Continuing with the same example used in the previous section, the two processors not only push the flow items to the PickUpControl point, they also push items to the AGVWork global list using their Use Transport property. When an AGV passes over the PickUpControl point, it checks for the tasks in that area. If there are items available to load, it will enter the pickup area and load an item at one of the pickup points, as shown in the following image:
If there weren't any available items to load at one of the pickup points, the AGV would simply move on to the next area without entering the pickup area.
Item flows and routing are entirely handled by the fixed resources in the 3D model and aren't affected by any of the other AGV-related tools. In other words, the same methods that you would use to connect 3D object flows in a standard simulation model would apply to an AGV simulation model as well. (See Connecting 3D Object Flows for more information.)
In AGV models, you'll typically connect 3D object flows using either port connections or lists. Port connections have the advantage of being easy to set up. However, because AGVs typically transport items over long distances, it might be difficult to draw connections between objects that are far away. That's where it might help to use lists instead. Lists can also simplify what many-to-many port routings for models with many different origin points and many different destination points.
Using the same example as in the previous sections, in this model, there are two types of flow items: medical supplies (which look like white boxes) and clean laundry (which look like brown boxes). Trucks arrive at the unloading dock and drop off loads of either medical supplies or clean laundry. The two processors represent the amount of time it takes employees to stage the loads for pickup by the AGVs. The two processors push items that are finished being processed to the ReadyForDelivery global list using their Send to Port property.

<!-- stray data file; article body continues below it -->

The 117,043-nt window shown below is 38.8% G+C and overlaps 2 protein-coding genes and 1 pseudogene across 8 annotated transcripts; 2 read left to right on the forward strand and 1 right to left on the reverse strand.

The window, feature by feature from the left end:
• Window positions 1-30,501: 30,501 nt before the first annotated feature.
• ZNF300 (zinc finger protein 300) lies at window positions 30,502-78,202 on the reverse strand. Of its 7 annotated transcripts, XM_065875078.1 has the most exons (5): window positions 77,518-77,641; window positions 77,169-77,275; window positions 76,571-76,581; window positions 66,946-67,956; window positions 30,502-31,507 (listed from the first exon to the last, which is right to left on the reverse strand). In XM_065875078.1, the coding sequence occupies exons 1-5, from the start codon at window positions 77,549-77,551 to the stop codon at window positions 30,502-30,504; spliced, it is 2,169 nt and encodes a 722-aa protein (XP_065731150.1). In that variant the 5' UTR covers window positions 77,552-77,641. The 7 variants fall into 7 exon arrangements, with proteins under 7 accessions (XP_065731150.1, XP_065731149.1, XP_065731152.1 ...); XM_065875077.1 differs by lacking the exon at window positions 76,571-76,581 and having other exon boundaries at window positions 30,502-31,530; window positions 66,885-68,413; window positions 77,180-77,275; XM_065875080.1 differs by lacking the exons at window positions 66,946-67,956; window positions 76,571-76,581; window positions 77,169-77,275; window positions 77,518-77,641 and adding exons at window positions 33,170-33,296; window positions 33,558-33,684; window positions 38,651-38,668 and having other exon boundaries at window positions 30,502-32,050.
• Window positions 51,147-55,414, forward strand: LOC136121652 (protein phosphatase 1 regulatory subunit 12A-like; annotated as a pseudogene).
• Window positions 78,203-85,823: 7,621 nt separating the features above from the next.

There are several downstream sinks where AGVs need to deliver either medical supplies or clean laundry. These sinks pull items from the ReadyForDelivery list, which tells the AGV where to deliver the specific load it is carrying.
When the AGV reaches the sink that pulled the specific flow item it was carrying, it will unload the flow item it is transporting.
Fortunately, it's fairly easy to create the specific paths that AGVs will travel in FlexSim. After you create the paths that AGVs will use for travel, you should check that the paths have the correct direction settings. Then, you'll connect the AGV objects to the network of paths using a park point connection to a control point.
Continuing with the same example as the previous sections, the AGVs in this system are designed to travel on a continuous loop throughout the simulation model. When they reach certain control points, they check for work to see if they need to load or unload any items at that location. If not, they continue on the main loop. If there is available work, the AGVs are diverted to the specific location where items need to be loaded or unloaded.